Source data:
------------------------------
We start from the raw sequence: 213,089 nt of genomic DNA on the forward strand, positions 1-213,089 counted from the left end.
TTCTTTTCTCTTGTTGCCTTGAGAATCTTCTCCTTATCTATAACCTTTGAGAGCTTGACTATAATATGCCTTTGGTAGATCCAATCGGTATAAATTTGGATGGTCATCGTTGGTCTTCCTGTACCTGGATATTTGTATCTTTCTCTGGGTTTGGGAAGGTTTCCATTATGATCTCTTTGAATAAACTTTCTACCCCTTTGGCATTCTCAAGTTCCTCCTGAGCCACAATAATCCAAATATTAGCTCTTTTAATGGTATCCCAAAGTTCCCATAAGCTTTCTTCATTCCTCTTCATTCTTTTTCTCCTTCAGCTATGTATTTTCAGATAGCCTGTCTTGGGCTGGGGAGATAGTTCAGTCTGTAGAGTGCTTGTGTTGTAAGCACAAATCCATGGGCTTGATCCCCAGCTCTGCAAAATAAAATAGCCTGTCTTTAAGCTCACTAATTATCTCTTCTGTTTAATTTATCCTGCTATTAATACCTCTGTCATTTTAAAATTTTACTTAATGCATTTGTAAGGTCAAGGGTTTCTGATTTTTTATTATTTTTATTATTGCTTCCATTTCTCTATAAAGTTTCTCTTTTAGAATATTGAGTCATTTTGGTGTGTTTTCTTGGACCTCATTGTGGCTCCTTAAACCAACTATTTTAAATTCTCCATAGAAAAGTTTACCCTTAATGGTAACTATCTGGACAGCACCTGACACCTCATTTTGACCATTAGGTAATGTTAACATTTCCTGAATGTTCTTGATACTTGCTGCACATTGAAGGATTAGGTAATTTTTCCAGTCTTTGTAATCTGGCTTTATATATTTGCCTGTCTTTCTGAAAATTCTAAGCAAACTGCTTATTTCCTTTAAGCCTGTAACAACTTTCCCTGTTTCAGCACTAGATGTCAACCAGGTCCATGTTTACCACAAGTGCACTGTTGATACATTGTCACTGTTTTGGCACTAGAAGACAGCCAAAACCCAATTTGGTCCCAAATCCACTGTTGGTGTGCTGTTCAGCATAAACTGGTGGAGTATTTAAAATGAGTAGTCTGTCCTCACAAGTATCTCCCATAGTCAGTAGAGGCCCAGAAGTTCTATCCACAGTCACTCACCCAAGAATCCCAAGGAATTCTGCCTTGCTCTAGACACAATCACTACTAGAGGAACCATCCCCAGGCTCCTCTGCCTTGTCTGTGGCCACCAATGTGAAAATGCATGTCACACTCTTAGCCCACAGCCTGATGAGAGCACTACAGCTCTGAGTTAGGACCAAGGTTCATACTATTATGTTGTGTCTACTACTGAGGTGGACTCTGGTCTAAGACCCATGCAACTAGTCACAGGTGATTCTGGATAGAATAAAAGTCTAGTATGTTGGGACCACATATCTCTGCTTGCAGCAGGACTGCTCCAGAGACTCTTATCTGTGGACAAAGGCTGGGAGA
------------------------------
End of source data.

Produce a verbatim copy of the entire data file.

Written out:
We start from the raw sequence: 213,089 nt of genomic DNA on the forward strand, positions 1-213,089 counted from the left end.
TTCTTTTCTCTTGTTGCCTTGAGAATCTTCTCCTTATCTATAACCTTTGAGAGCTTGACTATAATATGCCTTTGGTAGATCCAATCGGTATAAATTTGGATGGTCATCGTTGGTCTTCCTGTACCTGGATATTTGTATCTTTCTCTGGGTTTGGGAAGGTTTCCATTATGATCTCTTTGAATAAACTTTCTACCCCTTTGGCATTCTCAAGTTCCTCCTGAGCCACAATAATCCAAATATTAGCTCTTTTAATGGTATCCCAAAGTTCCCATAAGCTTTCTTCATTCCTCTTCATTCTTTTTCTCCTTCAGCTATGTATTTTCAGATAGCCTGTCTTGGGCTGGGGAGATAGTTCAGTCTGTAGAGTGCTTGTGTTGTAAGCACAAATCCATGGGCTTGATCCCCAGCTCTGCAAAATAAAATAGCCTGTCTTTAAGCTCACTAATTATCTCTTCTGTTTAATTTATCCTGCTATTAATACCTCTGTCATTTTAAAATTTTACTTAATGCATTTGTAAGGTCAAGGGTTTCTGATTTTTTATTATTTTTATTATTGCTTCCATTTCTCTATAAAGTTTCTCTTTTAGAATATTGAGTCATTTTGGTGTGTTTTCTTGGACCTCATTGTGGCTCCTTAAACCAACTATTTTAAATTCTCCATAGAAAAGTTTACCCTTAATGGTAACTATCTGGACAGCACCTGACACCTCATTTTGACCATTAGGTAATGTTAACATTTCCTGAATGTTCTTGATACTTGCTGCACATTGAAGGATTAGGTAATTTTTCCAGTCTTTGTAATCTGGCTTTATATATTTGCCTGTCTTTCTGAAAATTCTAAGCAAACTGCTTATTTCCTTTAAGCCTGTAACAACTTTCCCTGTTTCAGCACTAGATGTCAACCAGGTCCATGTTTACCACAAGTGCACTGTTGATACATTGTCACTGTTTTGGCACTAGAAGACAGCCAAAACCCAATTTGGTCCCAAATCCACTGTTGGTGTGCTGTTCAGCATAAACTGGTGGAGTATTTAAAATGAGTAGTCTGTCCTCACAAGTATCTCCCATAGTCAGTAGAGGCCCAGAAGTTCTATCCACAGTCACTCACCCAAGAATCCCAAGGAATTCTGCCTTGCTCTAGACACAATCACTACTAGAGGAACCATCCCCAGGCTCCTCTGCCTTGTCTGTGGCCACCAATGTGAAAATGCATGTCACACTCTTAGCCCACAGCCTGATGAGAGCACTACAGCTCTGAGTTAGGACCAAGGTTCATACTATTATGTTGTGTCTACTACTGAGGTGGACTCTGGTCTAAGACCCATGCAACTAGTCACAGGTGATTCTGGATAGAATAAAAGTCTAGTATGTTGGGACCACATATCTCTGCTTGCAGCAGGACTGCTCCAGAGACTCTTATCTGTGGACAAAGGCTGGGAGA